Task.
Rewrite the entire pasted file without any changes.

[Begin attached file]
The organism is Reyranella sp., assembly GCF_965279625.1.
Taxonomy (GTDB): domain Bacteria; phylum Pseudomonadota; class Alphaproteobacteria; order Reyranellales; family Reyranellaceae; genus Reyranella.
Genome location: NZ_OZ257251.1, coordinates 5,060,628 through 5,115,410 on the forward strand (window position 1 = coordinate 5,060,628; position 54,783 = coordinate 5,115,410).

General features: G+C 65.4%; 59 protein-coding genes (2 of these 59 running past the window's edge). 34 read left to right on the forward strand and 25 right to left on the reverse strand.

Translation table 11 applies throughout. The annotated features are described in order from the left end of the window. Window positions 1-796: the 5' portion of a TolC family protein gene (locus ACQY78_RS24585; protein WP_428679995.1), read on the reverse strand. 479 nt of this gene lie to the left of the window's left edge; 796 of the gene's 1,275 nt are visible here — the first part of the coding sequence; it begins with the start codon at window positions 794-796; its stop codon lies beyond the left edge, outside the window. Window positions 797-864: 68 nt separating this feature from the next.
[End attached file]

The organism is Reyranella sp., assembly GCF_965279625.1.
Taxonomy (GTDB): domain Bacteria; phylum Pseudomonadota; class Alphaproteobacteria; order Reyranellales; family Reyranellaceae; genus Reyranella.
Genome location: NZ_OZ257251.1, coordinates 5,060,628 through 5,115,410 on the forward strand (window position 1 = coordinate 5,060,628; position 54,783 = coordinate 5,115,410).

General features: G+C 65.4%; 59 protein-coding genes (2 of these 59 running past the window's edge). 34 read left to right on the forward strand and 25 right to left on the reverse strand.

Translation table 11 applies throughout. The annotated features are described in order from the left end of the window. Window positions 1-796: the 5' portion of a TolC family protein gene (locus ACQY78_RS24585; protein WP_428679995.1), read on the reverse strand. 479 nt of this gene lie to the left of the window's left edge; 796 of the gene's 1,275 nt are visible here — the first part of the coding sequence; it begins with the start codon at window positions 794-796; its stop codon lies beyond the left edge, outside the window. Window positions 797-864: 68 nt separating this feature from the next.